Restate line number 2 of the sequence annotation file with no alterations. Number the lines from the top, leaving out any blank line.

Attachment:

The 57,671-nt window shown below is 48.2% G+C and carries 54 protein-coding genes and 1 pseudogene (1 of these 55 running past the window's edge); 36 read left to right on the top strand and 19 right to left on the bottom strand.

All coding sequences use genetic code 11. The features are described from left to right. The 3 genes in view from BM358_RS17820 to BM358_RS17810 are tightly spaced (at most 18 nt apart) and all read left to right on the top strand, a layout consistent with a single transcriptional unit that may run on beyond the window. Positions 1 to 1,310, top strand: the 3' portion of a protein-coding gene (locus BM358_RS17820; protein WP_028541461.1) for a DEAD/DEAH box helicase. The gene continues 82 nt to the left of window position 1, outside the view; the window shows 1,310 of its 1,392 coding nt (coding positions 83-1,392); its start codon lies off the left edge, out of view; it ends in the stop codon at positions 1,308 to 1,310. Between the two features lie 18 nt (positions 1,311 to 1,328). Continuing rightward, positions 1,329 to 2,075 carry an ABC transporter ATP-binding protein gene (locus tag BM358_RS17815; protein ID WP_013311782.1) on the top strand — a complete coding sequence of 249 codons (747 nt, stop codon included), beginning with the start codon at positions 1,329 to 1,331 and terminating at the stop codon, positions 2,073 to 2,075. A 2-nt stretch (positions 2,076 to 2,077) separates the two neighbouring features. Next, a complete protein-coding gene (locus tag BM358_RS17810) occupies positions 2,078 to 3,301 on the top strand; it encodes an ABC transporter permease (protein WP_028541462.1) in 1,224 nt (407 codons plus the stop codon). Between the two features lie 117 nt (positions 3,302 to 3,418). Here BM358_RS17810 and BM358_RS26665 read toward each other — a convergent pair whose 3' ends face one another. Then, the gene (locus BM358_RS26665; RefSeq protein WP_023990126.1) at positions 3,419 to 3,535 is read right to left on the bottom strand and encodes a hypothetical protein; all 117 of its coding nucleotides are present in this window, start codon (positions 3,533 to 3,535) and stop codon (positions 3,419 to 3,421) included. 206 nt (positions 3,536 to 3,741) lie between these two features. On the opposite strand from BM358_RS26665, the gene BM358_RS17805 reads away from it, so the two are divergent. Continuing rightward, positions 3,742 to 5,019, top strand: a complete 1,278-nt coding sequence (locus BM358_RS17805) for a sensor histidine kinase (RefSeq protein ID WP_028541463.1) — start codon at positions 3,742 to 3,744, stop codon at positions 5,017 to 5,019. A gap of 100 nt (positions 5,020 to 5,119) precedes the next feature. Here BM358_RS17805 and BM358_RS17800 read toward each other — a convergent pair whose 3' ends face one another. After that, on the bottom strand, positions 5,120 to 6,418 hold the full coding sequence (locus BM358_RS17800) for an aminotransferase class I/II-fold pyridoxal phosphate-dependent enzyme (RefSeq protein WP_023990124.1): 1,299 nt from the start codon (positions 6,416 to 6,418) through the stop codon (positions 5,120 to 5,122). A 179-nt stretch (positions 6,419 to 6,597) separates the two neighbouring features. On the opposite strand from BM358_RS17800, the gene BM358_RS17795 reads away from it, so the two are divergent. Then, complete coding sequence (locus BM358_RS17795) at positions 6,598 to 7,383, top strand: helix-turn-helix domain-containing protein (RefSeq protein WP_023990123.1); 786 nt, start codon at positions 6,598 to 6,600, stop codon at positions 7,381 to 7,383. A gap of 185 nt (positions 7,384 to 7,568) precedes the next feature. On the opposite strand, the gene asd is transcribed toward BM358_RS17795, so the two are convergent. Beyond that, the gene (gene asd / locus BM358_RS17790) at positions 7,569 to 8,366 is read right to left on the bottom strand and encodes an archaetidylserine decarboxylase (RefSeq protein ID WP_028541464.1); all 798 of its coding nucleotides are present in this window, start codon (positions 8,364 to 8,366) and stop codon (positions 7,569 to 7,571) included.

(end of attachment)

All coding sequences use genetic code 11. The features are described from left to right. The 3 genes in view from BM358_RS17820 to BM358_RS17810 are tightly spaced (at most 18 nt apart) and all read left to right on the top strand, a layout consistent with a single transcriptional unit that may run on beyond the window. Positions 1 to 1,310, top strand: the 3' portion of a protein-coding gene (locus BM358_RS17820; protein WP_028541461.1) for a DEAD/DEAH box helicase. The gene continues 82 nt to the left of window position 1, outside the view; the window shows 1,310 of its 1,392 coding nt (coding positions 83-1,392); its start codon lies off the left edge, out of view; it ends in the stop codon at positions 1,308 to 1,310. Between the two features lie 18 nt (positions 1,311 to 1,328). Continuing rightward, positions 1,329 to 2,075 carry an ABC transporter ATP-binding protein gene (locus tag BM358_RS17815; protein ID WP_013311782.1) on the top strand — a complete coding sequence of 249 codons (747 nt, stop codon included), beginning with the start codon at positions 1,329 to 1,331 and terminating at the stop codon, positions 2,073 to 2,075. A 2-nt stretch (positions 2,076 to 2,077) separates the two neighbouring features. Next, a complete protein-coding gene (locus tag BM358_RS17810) occupies positions 2,078 to 3,301 on the top strand; it encodes an ABC transporter permease (protein WP_028541462.1) in 1,224 nt (407 codons plus the stop codon). Between the two features lie 117 nt (positions 3,302 to 3,418). Here BM358_RS17810 and BM358_RS26665 read toward each other — a convergent pair whose 3' ends face one another. Then, the gene (locus BM358_RS26665; RefSeq protein WP_023990126.1) at positions 3,419 to 3,535 is read right to left on the bottom strand and encodes a hypothetical protein; all 117 of its coding nucleotides are present in this window, start codon (positions 3,533 to 3,535) and stop codon (positions 3,419 to 3,421) included. 206 nt (positions 3,536 to 3,741) lie between these two features. On the opposite strand from BM358_RS26665, the gene BM358_RS17805 reads away from it, so the two are divergent. Continuing rightward, positions 3,742 to 5,019, top strand: a complete 1,278-nt coding sequence (locus BM358_RS17805) for a sensor histidine kinase (RefSeq protein ID WP_028541463.1) — start codon at positions 3,742 to 3,744, stop codon at positions 5,017 to 5,019. A gap of 100 nt (positions 5,020 to 5,119) precedes the next feature. Here BM358_RS17805 and BM358_RS17800 read toward each other — a convergent pair whose 3' ends face one another. After that, on the bottom strand, positions 5,120 to 6,418 hold the full coding sequence (locus BM358_RS17800) for an aminotransferase class I/II-fold pyridoxal phosphate-dependent enzyme (RefSeq protein WP_023990124.1): 1,299 nt from the start codon (positions 6,416 to 6,418) through the stop codon (positions 5,120 to 5,122). A 179-nt stretch (positions 6,419 to 6,597) separates the two neighbouring features. On the opposite strand from BM358_RS17800, the gene BM358_RS17795 reads away from it, so the two are divergent. Then, complete coding sequence (locus BM358_RS17795) at positions 6,598 to 7,383, top strand: helix-turn-helix domain-containing protein (RefSeq protein WP_023990123.1); 786 nt, start codon at positions 6,598 to 6,600, stop codon at positions 7,381 to 7,383. A gap of 185 nt (positions 7,384 to 7,568) precedes the next feature. On the opposite strand, the gene asd is transcribed toward BM358_RS17795, so the two are convergent. Beyond that, the gene (gene asd / locus BM358_RS17790) at positions 7,569 to 8,366 is read right to left on the bottom strand and encodes an archaetidylserine decarboxylase (RefSeq protein ID WP_028541464.1); all 798 of its coding nucleotides are present in this window, start codon (positions 8,364 to 8,366) and stop codon (positions 7,569 to 7,571) included.